Schools Grapple with Peer Harassment the Anita Hill/Clarence Thomas Hearings Brought Sexual Harassment to the Fore. Now the Newest Battleground Is in Secondary and Even Elementary Classrooms, Where Sexual Violence Is on the Rise

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EVERY morning in 1988 when her mother dropped eighth-grader Tawyna Brawdy off at school in Petaluma, Calif., a group of between 15 and 30 boys stood at the entrance, "mooing" and taunting her about the size of her chest.

Tawyna at first ignored the behavior, but it escalated.

"It happened before school, in classes, during lunch, after school...at times I got phone calls," says Tawnya, who is now a freshman in college.

Tawyna and her mother appealed to teachers, the principal, and the superintendent to stop the harassment, but no action was taken. "One teacher's response was, `That's just too bad. You'll just have to live with it,' " Tawyna says.

Tawyna's grades fell. She became depressed and no longer wanted to attend classes.

Tawyna and her mother filed a complaint with the Santa Rosa (Calif.) Office of Civil Rights in 1989. Last April, the school district, charged with contributing to the creation of a hostile environment, settled out of court and awarded the Brawdys $20,000.

The Anita Hill/Clarence Thomas hearings brought the issue of sexual harassment in the workplace from the back burner to the front pages. Now the newest battleground is in K-12 classrooms, where studies show most incidences occur among students. Some experts are coining it student-to-student, or peer harassment.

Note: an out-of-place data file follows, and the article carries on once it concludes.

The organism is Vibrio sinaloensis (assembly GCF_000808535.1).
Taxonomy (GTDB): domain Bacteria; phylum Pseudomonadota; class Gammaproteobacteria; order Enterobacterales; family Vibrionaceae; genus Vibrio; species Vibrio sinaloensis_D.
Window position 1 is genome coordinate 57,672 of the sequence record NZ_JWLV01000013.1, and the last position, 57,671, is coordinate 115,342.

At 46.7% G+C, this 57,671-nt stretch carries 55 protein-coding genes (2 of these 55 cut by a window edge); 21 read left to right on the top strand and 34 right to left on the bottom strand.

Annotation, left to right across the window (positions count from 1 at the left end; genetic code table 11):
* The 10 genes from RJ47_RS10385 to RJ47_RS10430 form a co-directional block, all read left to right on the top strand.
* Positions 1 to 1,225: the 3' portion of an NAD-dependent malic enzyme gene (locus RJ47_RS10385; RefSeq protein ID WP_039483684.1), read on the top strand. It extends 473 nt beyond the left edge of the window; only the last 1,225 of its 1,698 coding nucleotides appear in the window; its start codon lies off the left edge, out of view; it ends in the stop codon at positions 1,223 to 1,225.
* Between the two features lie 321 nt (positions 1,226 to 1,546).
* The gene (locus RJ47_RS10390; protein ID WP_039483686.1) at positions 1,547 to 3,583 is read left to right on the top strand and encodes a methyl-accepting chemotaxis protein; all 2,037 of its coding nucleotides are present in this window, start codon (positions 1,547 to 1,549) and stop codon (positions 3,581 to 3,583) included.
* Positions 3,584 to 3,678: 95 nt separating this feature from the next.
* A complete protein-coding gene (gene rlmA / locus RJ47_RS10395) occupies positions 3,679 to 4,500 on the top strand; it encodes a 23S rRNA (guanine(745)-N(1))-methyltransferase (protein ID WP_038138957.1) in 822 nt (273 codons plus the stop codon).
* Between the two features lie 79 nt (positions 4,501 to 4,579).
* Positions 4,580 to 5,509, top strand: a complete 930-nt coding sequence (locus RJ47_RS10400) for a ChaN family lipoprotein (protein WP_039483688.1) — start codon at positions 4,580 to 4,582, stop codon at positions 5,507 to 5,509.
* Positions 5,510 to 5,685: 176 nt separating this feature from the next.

"This is an explosive issue," says Bernice Sandler, a senior associate at the Washington, D.C.-based Center for Women Policy Studies. "I think people recognize the behavior now is not just `boys will be boys' but that this is not good behavior for anybody."

What has ignited the issue is a Supreme Court decision last February. In the case, which involved a Georgia teen who claimed her teacher forced sex on her, the high court ruled unanimously that students can sue for harassment and collect damages under Title IX of the federal Education Act of 1972. Title IX bans sex discrimination in schools and colleges. The Georgia student is suing for millions.

Before this decision, it "was just handslapping if you violated the law. Now we're in the big time," says Nan Stein, director of the Sexual Harassment in Schools Project at the Center for Research on Women at Wellesley College.

Few studies have examined how often sexual harassment occurs in secondary - and even elementary - schools. Ms. Stein conducted the first study of high school students in 1980. It questioned 200 boys and girls in Massachusetts and revealed that sexual harassment, ranging from verbal and written comments to physical assault and attempted rape, was a typical part of daily academic life.

Students, parents, and experts on the issue say there are cases of sexual harassment in every grade in schools across the country.

"We have kids who are going through what's called spiking, when two people come up on either side {of her} and pull {her} pants down," says Susan Strauss, a sexual harassment consultant in Minnesota. …